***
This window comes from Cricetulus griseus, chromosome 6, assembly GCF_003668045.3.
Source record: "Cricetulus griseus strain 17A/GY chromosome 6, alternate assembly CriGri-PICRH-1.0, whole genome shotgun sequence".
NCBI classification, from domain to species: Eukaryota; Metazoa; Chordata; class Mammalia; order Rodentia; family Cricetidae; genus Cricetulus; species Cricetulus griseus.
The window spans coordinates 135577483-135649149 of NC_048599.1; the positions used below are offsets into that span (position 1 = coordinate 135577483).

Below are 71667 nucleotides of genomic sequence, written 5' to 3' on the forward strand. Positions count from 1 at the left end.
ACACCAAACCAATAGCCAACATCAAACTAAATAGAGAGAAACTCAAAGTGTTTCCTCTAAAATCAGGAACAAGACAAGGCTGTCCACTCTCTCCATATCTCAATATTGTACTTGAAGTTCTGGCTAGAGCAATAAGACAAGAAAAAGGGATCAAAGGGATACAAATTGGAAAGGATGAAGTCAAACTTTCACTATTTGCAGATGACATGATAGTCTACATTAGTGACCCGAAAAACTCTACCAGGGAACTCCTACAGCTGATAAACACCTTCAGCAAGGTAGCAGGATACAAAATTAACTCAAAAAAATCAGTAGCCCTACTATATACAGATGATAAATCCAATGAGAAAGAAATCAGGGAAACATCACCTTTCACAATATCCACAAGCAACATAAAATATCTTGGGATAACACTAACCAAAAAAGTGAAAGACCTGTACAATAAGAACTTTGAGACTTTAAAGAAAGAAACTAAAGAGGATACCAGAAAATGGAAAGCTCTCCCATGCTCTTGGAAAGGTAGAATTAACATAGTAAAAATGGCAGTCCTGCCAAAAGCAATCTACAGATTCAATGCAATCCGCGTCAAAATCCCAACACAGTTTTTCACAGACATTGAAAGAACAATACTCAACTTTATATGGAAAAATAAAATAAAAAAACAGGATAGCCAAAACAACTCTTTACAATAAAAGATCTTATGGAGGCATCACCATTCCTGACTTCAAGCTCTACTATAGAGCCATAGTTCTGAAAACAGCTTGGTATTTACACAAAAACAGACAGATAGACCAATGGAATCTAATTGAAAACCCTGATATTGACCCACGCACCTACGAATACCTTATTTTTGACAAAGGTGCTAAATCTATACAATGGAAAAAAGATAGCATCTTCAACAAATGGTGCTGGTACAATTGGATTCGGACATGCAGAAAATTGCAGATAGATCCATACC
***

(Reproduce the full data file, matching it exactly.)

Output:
This window comes from Cricetulus griseus, chromosome 6, assembly GCF_003668045.3.
Source record: "Cricetulus griseus strain 17A/GY chromosome 6, alternate assembly CriGri-PICRH-1.0, whole genome shotgun sequence".
NCBI classification, from domain to species: Eukaryota; Metazoa; Chordata; class Mammalia; order Rodentia; family Cricetidae; genus Cricetulus; species Cricetulus griseus.
The window spans coordinates 135577483-135649149 of NC_048599.1; the positions used below are offsets into that span (position 1 = coordinate 135577483).

Below are 71667 nucleotides of genomic sequence, written 5' to 3' on the forward strand. Positions count from 1 at the left end.
ACACCAAACCAATAGCCAACATCAAACTAAATAGAGAGAAACTCAAAGTGTTTCCTCTAAAATCAGGAACAAGACAAGGCTGTCCACTCTCTCCATATCTCAATATTGTACTTGAAGTTCTGGCTAGAGCAATAAGACAAGAAAAAGGGATCAAAGGGATACAAATTGGAAAGGATGAAGTCAAACTTTCACTATTTGCAGATGACATGATAGTCTACATTAGTGACCCGAAAAACTCTACCAGGGAACTCCTACAGCTGATAAACACCTTCAGCAAGGTAGCAGGATACAAAATTAACTCAAAAAAATCAGTAGCCCTACTATATACAGATGATAAATCCAATGAGAAAGAAATCAGGGAAACATCACCTTTCACAATATCCACAAGCAACATAAAATATCTTGGGATAACACTAACCAAAAAAGTGAAAGACCTGTACAATAAGAACTTTGAGACTTTAAAGAAAGAAACTAAAGAGGATACCAGAAAATGGAAAGCTCTCCCATGCTCTTGGAAAGGTAGAATTAACATAGTAAAAATGGCAGTCCTGCCAAAAGCAATCTACAGATTCAATGCAATCCGCGTCAAAATCCCAACACAGTTTTTCACAGACATTGAAAGAACAATACTCAACTTTATATGGAAAAATAAAATAAAAAAACAGGATAGCCAAAACAACTCTTTACAATAAAAGATCTTATGGAGGCATCACCATTCCTGACTTCAAGCTCTACTATAGAGCCATAGTTCTGAAAACAGCTTGGTATTTACACAAAAACAGACAGATAGACCAATGGAATCTAATTGAAAACCCTGATATTGACCCACGCACCTACGAATACCTTATTTTTGACAAAGGTGCTAAATCTATACAATGGAAAAAAGATAGCATCTTCAACAAATGGTGCTGGTACAATTGGATTCGGACATGCAGAAAATTGCAGATAGATCCATACC